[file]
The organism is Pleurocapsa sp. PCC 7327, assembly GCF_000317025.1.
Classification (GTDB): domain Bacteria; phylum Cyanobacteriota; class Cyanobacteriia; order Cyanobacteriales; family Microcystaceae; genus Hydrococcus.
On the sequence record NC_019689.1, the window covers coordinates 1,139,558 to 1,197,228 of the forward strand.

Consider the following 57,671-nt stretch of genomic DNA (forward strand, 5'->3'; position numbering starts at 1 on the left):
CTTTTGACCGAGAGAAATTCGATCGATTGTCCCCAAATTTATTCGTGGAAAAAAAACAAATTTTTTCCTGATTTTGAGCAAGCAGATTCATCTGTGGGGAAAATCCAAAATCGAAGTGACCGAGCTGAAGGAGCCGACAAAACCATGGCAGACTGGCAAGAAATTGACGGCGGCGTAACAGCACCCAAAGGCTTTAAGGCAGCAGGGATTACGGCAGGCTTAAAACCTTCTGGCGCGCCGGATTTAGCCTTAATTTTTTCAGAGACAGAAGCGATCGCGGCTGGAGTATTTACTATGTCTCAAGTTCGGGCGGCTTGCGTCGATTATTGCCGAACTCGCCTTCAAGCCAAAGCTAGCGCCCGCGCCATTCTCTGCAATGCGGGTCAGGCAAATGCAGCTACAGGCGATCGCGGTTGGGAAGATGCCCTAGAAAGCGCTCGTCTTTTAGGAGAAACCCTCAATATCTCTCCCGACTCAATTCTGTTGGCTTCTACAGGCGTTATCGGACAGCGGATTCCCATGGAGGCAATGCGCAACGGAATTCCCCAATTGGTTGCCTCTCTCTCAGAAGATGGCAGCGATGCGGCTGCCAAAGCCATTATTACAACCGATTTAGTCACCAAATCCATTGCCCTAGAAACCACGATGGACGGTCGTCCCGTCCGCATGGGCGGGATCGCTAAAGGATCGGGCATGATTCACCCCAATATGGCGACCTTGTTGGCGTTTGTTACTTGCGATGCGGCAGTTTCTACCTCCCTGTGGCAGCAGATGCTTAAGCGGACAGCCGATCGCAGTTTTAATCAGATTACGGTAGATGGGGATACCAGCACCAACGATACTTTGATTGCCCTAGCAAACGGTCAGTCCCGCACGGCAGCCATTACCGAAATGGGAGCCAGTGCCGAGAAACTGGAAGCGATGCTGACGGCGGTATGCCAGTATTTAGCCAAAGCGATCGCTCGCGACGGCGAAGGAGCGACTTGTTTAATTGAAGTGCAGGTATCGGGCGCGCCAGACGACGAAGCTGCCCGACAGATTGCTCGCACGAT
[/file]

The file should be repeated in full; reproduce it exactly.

The organism is Pleurocapsa sp. PCC 7327, assembly GCF_000317025.1.
Classification (GTDB): domain Bacteria; phylum Cyanobacteriota; class Cyanobacteriia; order Cyanobacteriales; family Microcystaceae; genus Hydrococcus.
On the sequence record NC_019689.1, the window covers coordinates 1,139,558 to 1,197,228 of the forward strand.

Consider the following 57,671-nt stretch of genomic DNA (forward strand, 5'->3'; position numbering starts at 1 on the left):
CTTTTGACCGAGAGAAATTCGATCGATTGTCCCCAAATTTATTCGTGGAAAAAAAACAAATTTTTTCCTGATTTTGAGCAAGCAGATTCATCTGTGGGGAAAATCCAAAATCGAAGTGACCGAGCTGAAGGAGCCGACAAAACCATGGCAGACTGGCAAGAAATTGACGGCGGCGTAACAGCACCCAAAGGCTTTAAGGCAGCAGGGATTACGGCAGGCTTAAAACCTTCTGGCGCGCCGGATTTAGCCTTAATTTTTTCAGAGACAGAAGCGATCGCGGCTGGAGTATTTACTATGTCTCAAGTTCGGGCGGCTTGCGTCGATTATTGCCGAACTCGCCTTCAAGCCAAAGCTAGCGCCCGCGCCATTCTCTGCAATGCGGGTCAGGCAAATGCAGCTACAGGCGATCGCGGTTGGGAAGATGCCCTAGAAAGCGCTCGTCTTTTAGGAGAAACCCTCAATATCTCTCCCGACTCAATTCTGTTGGCTTCTACAGGCGTTATCGGACAGCGGATTCCCATGGAGGCAATGCGCAACGGAATTCCCCAATTGGTTGCCTCTCTCTCAGAAGATGGCAGCGATGCGGCTGCCAAAGCCATTATTACAACCGATTTAGTCACCAAATCCATTGCCCTAGAAACCACGATGGACGGTCGTCCCGTCCGCATGGGCGGGATCGCTAAAGGATCGGGCATGATTCACCCCAATATGGCGACCTTGTTGGCGTTTGTTACTTGCGATGCGGCAGTTTCTACCTCCCTGTGGCAGCAGATGCTTAAGCGGACAGCCGATCGCAGTTTTAATCAGATTACGGTAGATGGGGATACCAGCACCAACGATACTTTGATTGCCCTAGCAAACGGTCAGTCCCGCACGGCAGCCATTACCGAAATGGGAGCCAGTGCCGAGAAACTGGAAGCGATGCTGACGGCGGTATGCCAGTATTTAGCCAAAGCGATCGCTCGCGACGGCGAAGGAGCGACTTGTTTAATTGAAGTGCAGGTATCGGGCGCGCCAGACGACGAAGCTGCCCGACAGATTGCTCGCACGAT